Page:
Posts from July 20, 2005



: Two notable TV deaths today:

: Gerry Thomas, inventor of the TV dinner, dead.

: James Doohan, Scotty from Star Trek, beams up.


Two notable TV deaths today:

: Gerry Thomas, inventor of the TV dinner, dead.

: James Doohan, Scotty from Star Trek, beams up.

Bizarro Bernie

Yesterday, I taped Donny Deutsch’s show with Bernie Goldberg about his book, 100 People Who Are Screwing Up America (earlier post here). It’s going to be on CNBC tonight at 10:30p and you have to watch, for you will see a bizarre performance that continued after the cameras went off.

Bernie went bonkers.

Or Bernie is bonkers.

We report. You decide.

The show started with Bernie snarling at Donny for no good reason. Then, in the second segment, Donny came to NY Post TV critic Linda Stasi, who was prepared to discuss Bernie’s silly list (giving it more dignity than I would have have). With good humor and energy, she asked why Rush Limbaugh wasn’t on it.

Well, that set Bernie off. And downhill we went. Bernie shouted to Linda to shut up. He got downright mean. Linda and I were in the same studio (though we were on different cameras) and we looked at each other to confirm that we weren’t nuts; this was. Bernie growled about how he can’t stand being on “panel show.” It got so bad that Donny had to scold Bernie for his behavior.

Later, Bernie insisted that he wasn’t a “church lady” (after Donny and I defended one of the names on his list, Howard Stern) but then he went on about people talking about “humping” on TV. When I said he did indeed sound like a church lady, he came back and said less-than-polite things about whom I hump. I said that’s a fine way for him to talk.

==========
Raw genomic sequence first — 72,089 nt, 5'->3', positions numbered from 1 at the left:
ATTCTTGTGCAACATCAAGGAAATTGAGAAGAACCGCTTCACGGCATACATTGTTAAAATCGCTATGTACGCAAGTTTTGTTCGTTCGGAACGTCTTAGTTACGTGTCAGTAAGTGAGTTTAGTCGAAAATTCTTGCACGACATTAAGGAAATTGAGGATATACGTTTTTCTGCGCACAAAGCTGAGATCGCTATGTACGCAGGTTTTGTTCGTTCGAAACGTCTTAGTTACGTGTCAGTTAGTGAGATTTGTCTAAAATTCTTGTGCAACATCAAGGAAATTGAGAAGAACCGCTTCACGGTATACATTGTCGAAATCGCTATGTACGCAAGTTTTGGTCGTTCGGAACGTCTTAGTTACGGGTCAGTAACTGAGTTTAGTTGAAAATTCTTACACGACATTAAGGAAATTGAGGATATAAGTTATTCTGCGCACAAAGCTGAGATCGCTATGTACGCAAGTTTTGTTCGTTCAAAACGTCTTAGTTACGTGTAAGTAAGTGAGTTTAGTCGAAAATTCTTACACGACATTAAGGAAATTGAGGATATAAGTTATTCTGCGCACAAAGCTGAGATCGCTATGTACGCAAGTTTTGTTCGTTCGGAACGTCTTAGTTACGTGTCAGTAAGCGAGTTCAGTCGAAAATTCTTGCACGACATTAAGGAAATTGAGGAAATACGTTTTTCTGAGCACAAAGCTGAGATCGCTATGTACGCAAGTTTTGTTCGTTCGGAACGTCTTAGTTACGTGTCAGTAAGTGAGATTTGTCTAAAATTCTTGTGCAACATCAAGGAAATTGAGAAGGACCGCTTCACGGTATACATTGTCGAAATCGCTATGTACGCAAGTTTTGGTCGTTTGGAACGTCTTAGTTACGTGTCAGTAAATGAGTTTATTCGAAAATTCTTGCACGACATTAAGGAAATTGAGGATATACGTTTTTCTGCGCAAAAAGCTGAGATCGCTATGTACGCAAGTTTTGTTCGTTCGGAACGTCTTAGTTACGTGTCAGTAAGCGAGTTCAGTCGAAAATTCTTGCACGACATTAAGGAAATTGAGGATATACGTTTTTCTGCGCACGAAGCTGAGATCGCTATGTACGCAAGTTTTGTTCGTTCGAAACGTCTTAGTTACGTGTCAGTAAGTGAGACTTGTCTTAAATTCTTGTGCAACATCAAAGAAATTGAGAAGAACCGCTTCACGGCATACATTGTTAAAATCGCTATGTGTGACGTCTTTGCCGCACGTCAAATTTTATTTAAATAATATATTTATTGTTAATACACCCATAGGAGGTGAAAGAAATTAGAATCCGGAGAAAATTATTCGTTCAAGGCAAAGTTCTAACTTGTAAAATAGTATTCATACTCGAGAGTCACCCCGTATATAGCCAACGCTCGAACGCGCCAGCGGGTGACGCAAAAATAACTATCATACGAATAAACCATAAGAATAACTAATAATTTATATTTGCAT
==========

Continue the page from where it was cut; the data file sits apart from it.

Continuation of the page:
You get the flavor.

And then the madness continued.

Bernie called a producer at CNBC and reduced her to tears.

He called media outlets — starting with the, cough, sympathetic Washington Times — arguing that he was ambushed.

He called Fox — where, according to one of the other guests, he has already appeared eight times to promote his book — to whine and get on Bill O’Reilly’s show.

One theory is that this is all a publicity ploy. Another is that he’s acting wacky. I think it’s a combination of the two: This is the behavior of a paranoid who needs enemies to keep his paranoid rantings — and publicity — alive. Bernie wanted to be ambushed. He made it into an ambush. And the strategy is working. The book’s selling (at time of taping it was No. 3 on Amazon behind only Harry Potter; now it’s No. 6). Except we on the show didn’t buy the book. And that really pissed him off.

Here’s what appeared in The Washington Times:

“I’ve been doing this a long, long time, and I have never, ever, ever, never — I could say never and ever 10 more times — experienced what I just went through,” Mr. Goldberg told Inside the Beltway late yesterday after he taped the show, which is to air tonight, from Miami.
“Deutsch disagreed with everything, and that is just fine,” said Mr. Goldberg, the best-selling author of “Bias” who has written the new book “100 People Who Are Screwing Up America (And Al Franken is No. 37).”
“But then, unbeknownst to me, they brought on a panel of five, plus Donny, all of whom took the other side. And it’s not like they just respectfully disagreed; there was name-calling, ganging up; it was unbelievable. And not one of them even read the book. They admitted it.
“It was more than an ambush,” he said. “It was the most cynical, dishonest thing I have ever been lassoed into. They misled me.”